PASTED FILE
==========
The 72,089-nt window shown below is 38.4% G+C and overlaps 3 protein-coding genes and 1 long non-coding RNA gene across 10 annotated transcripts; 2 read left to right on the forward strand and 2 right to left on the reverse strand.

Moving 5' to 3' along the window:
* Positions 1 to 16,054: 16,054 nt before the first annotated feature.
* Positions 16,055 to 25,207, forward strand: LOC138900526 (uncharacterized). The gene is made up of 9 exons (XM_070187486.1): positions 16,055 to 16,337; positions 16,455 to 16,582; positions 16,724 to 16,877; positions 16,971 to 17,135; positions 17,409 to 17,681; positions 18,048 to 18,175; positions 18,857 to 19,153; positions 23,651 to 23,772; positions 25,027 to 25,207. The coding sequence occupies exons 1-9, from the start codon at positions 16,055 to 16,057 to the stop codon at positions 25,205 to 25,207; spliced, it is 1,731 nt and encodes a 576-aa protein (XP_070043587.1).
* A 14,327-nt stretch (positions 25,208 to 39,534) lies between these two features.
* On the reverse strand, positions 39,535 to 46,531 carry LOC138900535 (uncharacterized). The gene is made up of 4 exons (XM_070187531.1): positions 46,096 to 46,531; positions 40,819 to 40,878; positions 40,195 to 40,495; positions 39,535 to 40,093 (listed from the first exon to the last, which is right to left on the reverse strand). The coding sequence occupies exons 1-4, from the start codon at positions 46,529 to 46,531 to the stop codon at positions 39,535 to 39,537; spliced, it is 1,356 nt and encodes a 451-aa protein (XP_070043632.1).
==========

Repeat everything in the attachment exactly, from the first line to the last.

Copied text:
The 72,089-nt window shown below is 38.4% G+C and overlaps 3 protein-coding genes and 1 long non-coding RNA gene across 10 annotated transcripts; 2 read left to right on the forward strand and 2 right to left on the reverse strand.

Moving 5' to 3' along the window:
* Positions 1 to 16,054: 16,054 nt before the first annotated feature.
* Positions 16,055 to 25,207, forward strand: LOC138900526 (uncharacterized). The gene is made up of 9 exons (XM_070187486.1): positions 16,055 to 16,337; positions 16,455 to 16,582; positions 16,724 to 16,877; positions 16,971 to 17,135; positions 17,409 to 17,681; positions 18,048 to 18,175; positions 18,857 to 19,153; positions 23,651 to 23,772; positions 25,027 to 25,207. The coding sequence occupies exons 1-9, from the start codon at positions 16,055 to 16,057 to the stop codon at positions 25,205 to 25,207; spliced, it is 1,731 nt and encodes a 576-aa protein (XP_070043587.1).
* A 14,327-nt stretch (positions 25,208 to 39,534) lies between these two features.
* On the reverse strand, positions 39,535 to 46,531 carry LOC138900535 (uncharacterized). The gene is made up of 4 exons (XM_070187531.1): positions 46,096 to 46,531; positions 40,819 to 40,878; positions 40,195 to 40,495; positions 39,535 to 40,093 (listed from the first exon to the last, which is right to left on the reverse strand). The coding sequence occupies exons 1-4, from the start codon at positions 46,529 to 46,531 to the stop codon at positions 39,535 to 39,537; spliced, it is 1,356 nt and encodes a 451-aa protein (XP_070043632.1).